The International Court of Justice has issued its long-awaited decision in the suit filed by Bosnia and Herzegovina against Serbia and Montenegro with respect to the 1992–1995 war. The decision confirms the factual and legal determinations of the International Criminal Tribunal for the former Yugoslavia, ruling that genocide was committed during the Srebrenica massacre in July 1995 but that the conflict as a whole was not genocidal in nature. The Court held that Serbia had failed in its duty to prevent genocide in Srebrenica, although—because, the Court said, there was no certainty that it could have succeeded in preventing the genocide—no damages were awarded. The judgment provides a strong and authoritative statement of the general duty upon states to prevent genocide that dovetails well with the doctrine of the responsibility to protect.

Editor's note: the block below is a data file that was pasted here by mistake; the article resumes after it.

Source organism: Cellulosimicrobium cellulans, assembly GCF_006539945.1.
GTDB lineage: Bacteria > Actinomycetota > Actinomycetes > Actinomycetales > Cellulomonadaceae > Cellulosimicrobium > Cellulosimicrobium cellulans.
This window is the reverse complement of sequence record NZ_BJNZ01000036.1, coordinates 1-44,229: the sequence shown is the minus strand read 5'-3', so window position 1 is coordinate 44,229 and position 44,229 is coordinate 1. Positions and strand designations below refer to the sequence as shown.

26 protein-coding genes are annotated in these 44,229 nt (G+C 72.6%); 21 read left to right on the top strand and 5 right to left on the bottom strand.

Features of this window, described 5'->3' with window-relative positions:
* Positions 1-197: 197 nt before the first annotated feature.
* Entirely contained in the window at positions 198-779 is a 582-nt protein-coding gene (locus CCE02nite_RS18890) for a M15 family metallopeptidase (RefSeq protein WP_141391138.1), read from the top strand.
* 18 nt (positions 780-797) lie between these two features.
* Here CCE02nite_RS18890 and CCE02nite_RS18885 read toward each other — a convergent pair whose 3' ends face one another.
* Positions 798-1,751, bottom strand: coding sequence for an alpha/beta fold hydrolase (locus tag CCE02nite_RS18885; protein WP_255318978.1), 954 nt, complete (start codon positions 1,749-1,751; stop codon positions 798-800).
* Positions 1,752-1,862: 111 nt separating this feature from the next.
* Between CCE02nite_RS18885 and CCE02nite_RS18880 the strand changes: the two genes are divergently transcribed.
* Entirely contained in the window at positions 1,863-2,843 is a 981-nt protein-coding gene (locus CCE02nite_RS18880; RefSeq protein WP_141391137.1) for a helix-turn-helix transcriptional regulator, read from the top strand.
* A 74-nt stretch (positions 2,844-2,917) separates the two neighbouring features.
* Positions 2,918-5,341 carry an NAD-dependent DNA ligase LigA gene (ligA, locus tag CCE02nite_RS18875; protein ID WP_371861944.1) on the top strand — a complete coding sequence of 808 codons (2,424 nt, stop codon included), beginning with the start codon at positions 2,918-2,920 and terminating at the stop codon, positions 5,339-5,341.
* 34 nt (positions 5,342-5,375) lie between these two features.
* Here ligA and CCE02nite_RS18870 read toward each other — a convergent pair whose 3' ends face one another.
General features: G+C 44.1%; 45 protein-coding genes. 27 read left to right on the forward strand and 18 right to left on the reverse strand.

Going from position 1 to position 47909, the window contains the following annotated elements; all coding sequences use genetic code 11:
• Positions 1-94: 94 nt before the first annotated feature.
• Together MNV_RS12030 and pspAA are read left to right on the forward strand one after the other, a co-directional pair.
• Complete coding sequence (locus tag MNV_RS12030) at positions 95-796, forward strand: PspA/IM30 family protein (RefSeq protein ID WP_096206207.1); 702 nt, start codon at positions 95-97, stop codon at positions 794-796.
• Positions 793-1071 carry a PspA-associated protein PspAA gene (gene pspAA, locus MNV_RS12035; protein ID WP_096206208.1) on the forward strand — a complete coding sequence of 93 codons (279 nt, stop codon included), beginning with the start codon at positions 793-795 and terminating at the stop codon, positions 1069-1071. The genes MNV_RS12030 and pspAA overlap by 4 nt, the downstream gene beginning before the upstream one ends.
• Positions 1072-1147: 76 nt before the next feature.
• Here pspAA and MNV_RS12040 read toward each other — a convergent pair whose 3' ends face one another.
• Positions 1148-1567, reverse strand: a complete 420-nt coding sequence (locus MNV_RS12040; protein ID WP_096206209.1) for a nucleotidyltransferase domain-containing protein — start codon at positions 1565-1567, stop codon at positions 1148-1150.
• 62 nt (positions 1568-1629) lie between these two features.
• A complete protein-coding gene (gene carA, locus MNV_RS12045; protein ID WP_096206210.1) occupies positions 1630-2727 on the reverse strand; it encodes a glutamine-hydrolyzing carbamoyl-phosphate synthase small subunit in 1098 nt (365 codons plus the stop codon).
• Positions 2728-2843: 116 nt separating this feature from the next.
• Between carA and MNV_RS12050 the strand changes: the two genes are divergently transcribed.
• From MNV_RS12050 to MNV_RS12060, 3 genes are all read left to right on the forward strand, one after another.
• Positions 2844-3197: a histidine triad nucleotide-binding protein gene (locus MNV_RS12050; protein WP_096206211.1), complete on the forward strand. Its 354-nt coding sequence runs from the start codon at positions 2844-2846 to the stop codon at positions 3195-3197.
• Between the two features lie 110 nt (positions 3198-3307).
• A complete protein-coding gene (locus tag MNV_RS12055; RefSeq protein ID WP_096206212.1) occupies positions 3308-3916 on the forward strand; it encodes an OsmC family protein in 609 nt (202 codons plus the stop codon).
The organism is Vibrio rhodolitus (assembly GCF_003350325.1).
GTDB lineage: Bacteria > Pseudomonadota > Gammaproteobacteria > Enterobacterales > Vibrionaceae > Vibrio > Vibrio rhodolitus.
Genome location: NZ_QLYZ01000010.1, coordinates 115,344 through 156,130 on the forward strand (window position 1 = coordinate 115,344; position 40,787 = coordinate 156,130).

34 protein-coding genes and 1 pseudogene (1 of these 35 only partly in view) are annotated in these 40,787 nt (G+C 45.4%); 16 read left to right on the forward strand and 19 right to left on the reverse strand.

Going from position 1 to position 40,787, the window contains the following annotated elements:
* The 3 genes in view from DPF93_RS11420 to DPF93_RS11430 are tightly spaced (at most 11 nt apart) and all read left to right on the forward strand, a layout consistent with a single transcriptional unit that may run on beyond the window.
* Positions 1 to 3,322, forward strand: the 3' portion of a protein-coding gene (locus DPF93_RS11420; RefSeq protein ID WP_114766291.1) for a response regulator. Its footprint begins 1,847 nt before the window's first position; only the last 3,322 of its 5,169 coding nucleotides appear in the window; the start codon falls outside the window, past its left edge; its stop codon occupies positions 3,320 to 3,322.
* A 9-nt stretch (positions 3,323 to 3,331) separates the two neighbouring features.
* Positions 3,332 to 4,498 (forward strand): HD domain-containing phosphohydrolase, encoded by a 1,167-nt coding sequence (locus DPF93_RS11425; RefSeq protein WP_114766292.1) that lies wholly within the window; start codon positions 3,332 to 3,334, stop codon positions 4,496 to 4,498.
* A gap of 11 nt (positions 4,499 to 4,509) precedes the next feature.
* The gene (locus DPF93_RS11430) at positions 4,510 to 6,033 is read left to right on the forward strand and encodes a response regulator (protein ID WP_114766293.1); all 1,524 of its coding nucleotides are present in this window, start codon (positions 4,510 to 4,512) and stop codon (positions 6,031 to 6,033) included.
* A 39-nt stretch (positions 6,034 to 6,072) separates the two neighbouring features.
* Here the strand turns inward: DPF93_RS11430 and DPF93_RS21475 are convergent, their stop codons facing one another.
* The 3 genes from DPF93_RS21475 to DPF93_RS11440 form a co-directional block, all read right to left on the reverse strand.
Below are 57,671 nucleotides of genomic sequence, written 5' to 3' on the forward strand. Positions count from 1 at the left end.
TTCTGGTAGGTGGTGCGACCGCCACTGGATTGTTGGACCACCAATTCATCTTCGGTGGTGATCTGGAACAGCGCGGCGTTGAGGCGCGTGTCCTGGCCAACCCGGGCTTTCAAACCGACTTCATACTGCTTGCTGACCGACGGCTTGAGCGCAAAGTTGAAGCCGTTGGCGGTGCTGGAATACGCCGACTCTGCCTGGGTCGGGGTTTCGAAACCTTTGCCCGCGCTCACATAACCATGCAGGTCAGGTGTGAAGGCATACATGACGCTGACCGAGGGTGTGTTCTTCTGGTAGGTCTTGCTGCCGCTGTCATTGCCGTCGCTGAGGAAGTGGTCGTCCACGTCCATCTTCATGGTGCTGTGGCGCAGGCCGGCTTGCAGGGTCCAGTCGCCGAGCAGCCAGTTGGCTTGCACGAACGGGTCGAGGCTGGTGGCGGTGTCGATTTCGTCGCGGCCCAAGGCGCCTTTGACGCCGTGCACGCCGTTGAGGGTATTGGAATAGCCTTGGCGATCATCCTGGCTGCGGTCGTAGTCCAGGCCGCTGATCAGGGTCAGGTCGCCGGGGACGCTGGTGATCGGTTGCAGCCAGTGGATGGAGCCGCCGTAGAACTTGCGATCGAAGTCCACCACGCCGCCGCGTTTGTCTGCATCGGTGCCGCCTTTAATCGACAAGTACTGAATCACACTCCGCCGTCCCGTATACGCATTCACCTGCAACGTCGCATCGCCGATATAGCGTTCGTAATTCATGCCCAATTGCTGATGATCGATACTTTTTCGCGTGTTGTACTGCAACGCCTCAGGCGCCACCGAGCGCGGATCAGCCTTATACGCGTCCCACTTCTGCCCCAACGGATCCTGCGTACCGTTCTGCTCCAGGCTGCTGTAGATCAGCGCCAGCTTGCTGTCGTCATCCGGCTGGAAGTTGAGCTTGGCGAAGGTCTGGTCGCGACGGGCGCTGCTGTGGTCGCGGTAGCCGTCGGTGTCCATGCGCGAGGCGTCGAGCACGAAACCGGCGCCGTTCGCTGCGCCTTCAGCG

Schabas, William A.
"Genocide and the International Court of Justice: Finally, a Duty to Prevent the Crime of Crimes,"
Genocide Studies and Prevention: An International Journal:
Available at: http://scholarcommons.usf.edu/gsp/vol2/iss2/2